DEFINING PLANNING RESPONSIBILITIES

The Constitutional Court held that preserving the interim appellate powers of the province was incompatible with the competence the Constitution afforded municipalities over municipal planning. Quoting Mhlantla AJ in Minister of Local Government, Western Cape v Lagoonbay Lifestyle Estate (Pty) Ltd and Others [2013] ZACC 39; 2014 (1) SA 521 (CC), Cameron J emphasised that, barring exceptional circumstances, national and provincial spheres are not entitled to usurp the functions of local government, and that while the Constitution does confer planning responsibilities on each sphere of government, these are different planning responsibilities; and furthermore that planning in “the context of municipal affairs is a term which has assumed a particular, well-established meaning which includes the zoning of land and the establishment of townships and… the provincial competence for ‘urban and rural development’ is not wide enough to include powers that form part of ‘municipal planning’”.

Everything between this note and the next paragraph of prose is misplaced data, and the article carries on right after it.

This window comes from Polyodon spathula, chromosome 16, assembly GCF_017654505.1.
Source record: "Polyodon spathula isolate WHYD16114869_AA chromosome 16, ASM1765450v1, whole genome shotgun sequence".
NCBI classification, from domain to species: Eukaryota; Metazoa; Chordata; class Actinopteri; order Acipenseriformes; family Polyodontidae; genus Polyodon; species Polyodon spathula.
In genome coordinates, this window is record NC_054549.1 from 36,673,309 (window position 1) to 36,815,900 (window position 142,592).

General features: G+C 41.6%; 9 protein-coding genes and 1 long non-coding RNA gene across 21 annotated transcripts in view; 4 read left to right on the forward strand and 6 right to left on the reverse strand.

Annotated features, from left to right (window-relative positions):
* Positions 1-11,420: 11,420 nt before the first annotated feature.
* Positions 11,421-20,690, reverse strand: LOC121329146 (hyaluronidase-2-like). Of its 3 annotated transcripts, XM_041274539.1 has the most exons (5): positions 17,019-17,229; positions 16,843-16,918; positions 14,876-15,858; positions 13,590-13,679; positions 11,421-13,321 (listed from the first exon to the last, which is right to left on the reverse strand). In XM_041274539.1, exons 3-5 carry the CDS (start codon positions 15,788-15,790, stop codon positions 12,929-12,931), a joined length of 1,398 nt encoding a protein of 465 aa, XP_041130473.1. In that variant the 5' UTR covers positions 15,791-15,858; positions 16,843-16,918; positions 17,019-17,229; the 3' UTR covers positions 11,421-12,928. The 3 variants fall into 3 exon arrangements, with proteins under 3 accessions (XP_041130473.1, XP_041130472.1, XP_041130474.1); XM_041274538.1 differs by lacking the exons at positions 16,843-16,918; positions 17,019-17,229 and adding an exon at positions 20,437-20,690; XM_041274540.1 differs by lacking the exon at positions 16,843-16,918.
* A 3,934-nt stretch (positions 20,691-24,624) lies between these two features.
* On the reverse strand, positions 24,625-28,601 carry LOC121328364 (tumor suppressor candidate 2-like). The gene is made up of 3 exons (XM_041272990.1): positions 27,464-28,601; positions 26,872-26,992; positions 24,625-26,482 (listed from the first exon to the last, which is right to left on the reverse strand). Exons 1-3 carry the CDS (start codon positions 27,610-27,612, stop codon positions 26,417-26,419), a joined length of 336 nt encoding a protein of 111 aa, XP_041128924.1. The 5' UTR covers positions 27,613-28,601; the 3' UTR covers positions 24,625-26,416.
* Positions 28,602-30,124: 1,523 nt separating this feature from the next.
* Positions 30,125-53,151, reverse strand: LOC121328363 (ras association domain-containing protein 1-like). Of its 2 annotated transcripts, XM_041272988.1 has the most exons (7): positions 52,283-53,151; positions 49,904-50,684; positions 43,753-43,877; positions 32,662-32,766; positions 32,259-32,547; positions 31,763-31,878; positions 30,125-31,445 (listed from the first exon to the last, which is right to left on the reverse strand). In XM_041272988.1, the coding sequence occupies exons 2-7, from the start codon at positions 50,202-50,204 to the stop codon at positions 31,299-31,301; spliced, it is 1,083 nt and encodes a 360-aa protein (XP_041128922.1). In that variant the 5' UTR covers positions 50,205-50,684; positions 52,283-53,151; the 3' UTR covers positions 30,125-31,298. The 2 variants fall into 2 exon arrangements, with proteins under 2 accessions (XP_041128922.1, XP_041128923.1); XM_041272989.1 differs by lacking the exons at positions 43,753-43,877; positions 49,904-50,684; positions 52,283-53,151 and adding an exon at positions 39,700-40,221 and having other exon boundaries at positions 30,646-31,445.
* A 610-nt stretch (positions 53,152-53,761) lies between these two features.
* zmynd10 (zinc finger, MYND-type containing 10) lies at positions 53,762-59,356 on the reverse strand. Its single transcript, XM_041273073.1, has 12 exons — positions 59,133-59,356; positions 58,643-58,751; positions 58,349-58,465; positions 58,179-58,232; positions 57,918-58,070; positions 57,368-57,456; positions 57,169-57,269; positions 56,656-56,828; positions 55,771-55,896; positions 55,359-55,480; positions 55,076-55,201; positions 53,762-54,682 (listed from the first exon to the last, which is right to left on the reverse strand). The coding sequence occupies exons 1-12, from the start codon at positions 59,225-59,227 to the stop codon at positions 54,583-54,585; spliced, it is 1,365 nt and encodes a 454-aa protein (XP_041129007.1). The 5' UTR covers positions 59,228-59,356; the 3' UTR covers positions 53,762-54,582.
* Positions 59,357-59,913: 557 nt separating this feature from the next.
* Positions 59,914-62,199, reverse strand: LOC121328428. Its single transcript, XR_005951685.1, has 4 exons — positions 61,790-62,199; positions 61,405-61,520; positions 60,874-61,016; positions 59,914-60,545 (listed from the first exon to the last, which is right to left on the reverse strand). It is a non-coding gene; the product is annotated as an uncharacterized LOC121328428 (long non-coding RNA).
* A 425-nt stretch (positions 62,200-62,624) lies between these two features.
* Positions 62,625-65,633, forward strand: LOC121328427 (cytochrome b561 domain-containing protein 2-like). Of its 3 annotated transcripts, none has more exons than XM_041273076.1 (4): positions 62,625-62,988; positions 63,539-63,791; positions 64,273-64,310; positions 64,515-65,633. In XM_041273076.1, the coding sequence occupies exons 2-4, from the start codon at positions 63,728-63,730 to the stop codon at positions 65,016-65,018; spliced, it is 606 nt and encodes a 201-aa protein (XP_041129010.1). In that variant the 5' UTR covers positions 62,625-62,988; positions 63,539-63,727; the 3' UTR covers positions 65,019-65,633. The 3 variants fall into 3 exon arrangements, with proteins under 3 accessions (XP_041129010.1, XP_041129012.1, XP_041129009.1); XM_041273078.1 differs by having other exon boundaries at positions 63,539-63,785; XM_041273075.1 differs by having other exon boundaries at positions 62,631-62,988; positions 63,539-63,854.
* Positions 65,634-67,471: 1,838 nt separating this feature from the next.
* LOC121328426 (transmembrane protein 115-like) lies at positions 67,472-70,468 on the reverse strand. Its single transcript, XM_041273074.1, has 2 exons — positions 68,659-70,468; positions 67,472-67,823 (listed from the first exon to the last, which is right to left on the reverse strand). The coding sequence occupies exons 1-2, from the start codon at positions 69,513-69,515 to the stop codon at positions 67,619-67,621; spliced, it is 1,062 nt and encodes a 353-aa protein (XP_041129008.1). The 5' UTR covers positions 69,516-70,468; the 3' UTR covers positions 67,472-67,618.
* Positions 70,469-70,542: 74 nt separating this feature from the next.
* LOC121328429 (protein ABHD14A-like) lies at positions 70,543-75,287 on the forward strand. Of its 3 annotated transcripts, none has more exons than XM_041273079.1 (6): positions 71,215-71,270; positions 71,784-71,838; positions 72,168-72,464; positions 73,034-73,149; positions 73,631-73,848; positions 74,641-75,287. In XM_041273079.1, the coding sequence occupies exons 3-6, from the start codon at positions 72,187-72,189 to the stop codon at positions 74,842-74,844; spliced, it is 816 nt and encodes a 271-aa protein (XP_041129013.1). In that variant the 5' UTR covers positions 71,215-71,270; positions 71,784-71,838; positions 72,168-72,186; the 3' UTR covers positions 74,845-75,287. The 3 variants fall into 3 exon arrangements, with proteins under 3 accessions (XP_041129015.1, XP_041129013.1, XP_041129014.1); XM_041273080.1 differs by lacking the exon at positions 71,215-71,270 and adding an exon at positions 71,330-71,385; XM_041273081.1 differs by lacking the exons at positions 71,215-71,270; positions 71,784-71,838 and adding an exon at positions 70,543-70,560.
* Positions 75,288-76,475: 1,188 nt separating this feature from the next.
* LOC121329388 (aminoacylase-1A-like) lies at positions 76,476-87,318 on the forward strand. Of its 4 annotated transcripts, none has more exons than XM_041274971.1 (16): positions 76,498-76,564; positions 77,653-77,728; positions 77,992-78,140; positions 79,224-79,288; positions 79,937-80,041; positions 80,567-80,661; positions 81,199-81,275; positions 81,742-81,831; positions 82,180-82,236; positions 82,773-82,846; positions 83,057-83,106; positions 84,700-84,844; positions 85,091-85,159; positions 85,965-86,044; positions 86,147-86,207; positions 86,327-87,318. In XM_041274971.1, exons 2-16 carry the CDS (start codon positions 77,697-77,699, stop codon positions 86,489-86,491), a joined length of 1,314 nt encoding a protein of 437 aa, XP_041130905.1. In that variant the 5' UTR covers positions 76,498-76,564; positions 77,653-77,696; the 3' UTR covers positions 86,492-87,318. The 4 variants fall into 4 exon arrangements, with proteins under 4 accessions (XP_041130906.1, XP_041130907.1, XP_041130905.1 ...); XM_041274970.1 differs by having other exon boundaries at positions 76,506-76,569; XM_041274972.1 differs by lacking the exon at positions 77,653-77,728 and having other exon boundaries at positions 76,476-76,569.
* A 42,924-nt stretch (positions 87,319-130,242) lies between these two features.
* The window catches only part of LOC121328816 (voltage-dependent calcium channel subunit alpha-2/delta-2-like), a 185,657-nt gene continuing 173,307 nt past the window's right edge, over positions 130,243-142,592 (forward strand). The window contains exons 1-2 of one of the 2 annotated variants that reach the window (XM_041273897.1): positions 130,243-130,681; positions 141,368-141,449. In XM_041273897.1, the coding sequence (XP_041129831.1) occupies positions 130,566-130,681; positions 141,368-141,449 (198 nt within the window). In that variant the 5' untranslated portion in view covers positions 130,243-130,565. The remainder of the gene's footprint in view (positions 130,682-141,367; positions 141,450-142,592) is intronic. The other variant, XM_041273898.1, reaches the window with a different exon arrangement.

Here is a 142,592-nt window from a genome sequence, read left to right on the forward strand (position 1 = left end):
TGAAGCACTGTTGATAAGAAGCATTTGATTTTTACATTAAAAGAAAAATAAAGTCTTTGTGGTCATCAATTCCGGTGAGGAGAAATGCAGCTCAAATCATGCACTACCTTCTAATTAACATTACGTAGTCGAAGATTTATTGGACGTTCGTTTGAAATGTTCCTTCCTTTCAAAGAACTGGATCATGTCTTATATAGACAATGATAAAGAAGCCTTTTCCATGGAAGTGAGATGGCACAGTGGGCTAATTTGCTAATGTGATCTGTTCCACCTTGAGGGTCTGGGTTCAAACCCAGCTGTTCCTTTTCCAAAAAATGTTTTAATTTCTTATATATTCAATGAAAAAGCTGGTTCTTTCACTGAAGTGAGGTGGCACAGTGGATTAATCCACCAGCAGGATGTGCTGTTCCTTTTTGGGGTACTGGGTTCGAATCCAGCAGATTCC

The Constitutional Court also refused to suspend the declaration of invalidity on the basis that preserving the province’s appellate power would be unconstitutional. This despite the minister’s contention that provinces have traditionally had large and experienced planning departments – more so than many municipalities – and would be better placed to have ultimate responsibility for planning decisions. The province submitted that provinces should retain their appellate powers until municipalities are able to build their capacity, enabling municipal decisions to be corrected internally rather than through the courts via review applications.

CONCLUSION

Thus the Constitutional Court did not accept the reading-in measure of the High Court but held that the declaration of invalidity would not be retrospective but would not apply to appeals pending in terms of section 44 of LUPO. The declaration of invalidity thus took effect immediately, subject only to pending appeals.

For the rest, anyone intending to appeal a decision made in terms of LUPO, after exhausting a municipality’s internal remedies, will now have to approach the courts for relief.